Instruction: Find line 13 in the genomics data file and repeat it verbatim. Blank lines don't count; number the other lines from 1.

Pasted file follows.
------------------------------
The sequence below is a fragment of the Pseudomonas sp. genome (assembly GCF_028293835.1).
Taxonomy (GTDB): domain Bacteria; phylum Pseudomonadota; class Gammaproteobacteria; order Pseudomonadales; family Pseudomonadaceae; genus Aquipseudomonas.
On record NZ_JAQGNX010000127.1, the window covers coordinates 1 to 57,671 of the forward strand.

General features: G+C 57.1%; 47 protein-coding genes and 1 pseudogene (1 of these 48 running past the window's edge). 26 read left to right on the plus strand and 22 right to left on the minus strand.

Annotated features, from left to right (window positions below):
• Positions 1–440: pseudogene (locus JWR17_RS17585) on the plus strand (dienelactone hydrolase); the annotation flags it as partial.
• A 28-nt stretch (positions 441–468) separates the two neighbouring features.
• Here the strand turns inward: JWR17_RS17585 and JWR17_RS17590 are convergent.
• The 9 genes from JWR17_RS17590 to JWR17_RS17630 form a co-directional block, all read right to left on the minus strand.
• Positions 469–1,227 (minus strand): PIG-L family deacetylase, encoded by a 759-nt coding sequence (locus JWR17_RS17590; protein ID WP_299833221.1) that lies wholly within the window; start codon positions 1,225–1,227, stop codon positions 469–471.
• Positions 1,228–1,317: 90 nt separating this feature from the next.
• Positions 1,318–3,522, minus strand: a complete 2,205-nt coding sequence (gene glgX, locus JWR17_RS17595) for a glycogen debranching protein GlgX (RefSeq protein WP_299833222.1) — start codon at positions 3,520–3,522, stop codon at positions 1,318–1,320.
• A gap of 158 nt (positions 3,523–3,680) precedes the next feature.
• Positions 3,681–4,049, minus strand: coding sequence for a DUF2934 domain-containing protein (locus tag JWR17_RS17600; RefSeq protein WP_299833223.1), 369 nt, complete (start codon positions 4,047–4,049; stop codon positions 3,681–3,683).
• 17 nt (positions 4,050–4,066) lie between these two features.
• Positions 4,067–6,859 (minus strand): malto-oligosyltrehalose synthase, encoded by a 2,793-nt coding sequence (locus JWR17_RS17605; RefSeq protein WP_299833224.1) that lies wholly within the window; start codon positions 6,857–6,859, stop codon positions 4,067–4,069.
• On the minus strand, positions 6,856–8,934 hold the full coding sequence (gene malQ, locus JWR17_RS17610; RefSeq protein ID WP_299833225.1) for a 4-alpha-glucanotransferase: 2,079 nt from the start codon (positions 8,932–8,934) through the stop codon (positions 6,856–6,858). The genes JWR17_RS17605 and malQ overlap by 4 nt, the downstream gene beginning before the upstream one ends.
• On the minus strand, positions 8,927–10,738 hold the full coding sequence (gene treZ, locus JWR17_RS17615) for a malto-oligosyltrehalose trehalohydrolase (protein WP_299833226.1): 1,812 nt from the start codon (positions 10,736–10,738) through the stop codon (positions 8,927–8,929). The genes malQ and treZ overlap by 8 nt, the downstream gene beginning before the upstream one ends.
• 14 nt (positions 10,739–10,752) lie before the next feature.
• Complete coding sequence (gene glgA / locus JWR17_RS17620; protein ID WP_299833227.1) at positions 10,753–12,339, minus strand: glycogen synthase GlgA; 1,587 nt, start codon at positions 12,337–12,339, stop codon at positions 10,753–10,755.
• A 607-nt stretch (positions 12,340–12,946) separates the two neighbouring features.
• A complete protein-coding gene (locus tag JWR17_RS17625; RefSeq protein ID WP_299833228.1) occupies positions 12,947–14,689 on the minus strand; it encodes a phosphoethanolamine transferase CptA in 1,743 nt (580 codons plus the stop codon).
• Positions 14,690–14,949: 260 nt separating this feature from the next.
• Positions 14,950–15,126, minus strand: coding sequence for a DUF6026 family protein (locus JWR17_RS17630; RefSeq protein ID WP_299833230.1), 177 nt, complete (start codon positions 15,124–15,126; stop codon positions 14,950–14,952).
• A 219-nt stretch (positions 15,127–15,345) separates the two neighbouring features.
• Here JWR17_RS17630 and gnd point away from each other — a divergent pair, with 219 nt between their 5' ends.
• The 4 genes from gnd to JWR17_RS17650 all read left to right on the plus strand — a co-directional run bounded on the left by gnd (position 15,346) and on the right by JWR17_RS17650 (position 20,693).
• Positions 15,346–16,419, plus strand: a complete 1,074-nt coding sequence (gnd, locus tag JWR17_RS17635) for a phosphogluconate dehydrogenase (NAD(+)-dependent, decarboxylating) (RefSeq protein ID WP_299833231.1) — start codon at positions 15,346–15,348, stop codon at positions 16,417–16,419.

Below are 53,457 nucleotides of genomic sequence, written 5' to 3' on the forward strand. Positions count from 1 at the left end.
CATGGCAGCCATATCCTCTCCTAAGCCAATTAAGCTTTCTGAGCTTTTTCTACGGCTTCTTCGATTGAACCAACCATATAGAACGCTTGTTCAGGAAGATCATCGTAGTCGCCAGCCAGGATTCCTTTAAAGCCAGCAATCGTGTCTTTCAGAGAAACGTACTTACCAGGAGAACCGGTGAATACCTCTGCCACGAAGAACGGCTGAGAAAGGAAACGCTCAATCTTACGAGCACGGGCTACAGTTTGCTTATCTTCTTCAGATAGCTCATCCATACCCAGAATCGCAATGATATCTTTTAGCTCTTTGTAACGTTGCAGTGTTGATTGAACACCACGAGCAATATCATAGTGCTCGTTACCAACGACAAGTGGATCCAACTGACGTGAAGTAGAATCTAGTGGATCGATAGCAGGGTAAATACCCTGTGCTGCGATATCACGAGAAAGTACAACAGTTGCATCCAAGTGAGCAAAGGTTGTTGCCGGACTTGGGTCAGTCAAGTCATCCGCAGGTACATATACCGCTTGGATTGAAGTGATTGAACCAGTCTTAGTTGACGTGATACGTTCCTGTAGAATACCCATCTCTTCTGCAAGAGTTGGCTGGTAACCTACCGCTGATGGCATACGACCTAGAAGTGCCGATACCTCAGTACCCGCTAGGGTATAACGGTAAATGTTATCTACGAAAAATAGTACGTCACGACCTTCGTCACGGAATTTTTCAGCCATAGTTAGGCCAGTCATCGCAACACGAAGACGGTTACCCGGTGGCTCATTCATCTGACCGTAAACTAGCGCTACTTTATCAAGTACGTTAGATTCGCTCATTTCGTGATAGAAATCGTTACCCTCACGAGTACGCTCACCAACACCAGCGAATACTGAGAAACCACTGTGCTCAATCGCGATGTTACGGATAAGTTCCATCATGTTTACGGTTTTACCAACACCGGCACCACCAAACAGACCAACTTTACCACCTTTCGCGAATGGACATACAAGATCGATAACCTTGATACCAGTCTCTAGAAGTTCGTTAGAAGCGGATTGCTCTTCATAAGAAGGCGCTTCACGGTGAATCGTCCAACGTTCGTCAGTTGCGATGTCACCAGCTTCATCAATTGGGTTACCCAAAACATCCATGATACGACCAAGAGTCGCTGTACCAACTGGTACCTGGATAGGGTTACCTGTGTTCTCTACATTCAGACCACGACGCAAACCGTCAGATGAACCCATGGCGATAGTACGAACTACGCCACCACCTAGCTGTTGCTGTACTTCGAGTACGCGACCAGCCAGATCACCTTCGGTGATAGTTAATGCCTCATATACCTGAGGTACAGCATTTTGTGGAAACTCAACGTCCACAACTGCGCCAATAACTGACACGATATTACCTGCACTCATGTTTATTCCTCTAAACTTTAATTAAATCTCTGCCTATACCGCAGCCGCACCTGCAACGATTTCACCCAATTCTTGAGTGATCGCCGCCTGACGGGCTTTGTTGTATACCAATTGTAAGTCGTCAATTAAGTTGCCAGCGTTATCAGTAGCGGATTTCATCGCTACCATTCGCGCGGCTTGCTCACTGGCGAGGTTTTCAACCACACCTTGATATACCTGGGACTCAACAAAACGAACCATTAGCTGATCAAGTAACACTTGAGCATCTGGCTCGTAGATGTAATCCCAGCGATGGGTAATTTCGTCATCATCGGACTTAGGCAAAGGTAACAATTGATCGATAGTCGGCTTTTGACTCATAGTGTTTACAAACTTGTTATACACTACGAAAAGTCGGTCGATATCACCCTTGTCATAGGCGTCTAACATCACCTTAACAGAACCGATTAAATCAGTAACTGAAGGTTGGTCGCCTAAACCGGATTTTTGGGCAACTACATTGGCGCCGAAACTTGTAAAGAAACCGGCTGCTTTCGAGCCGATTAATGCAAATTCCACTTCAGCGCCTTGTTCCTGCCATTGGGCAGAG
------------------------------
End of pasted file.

• A gap of 158 nt (positions 3,523–3,680) precedes the next feature.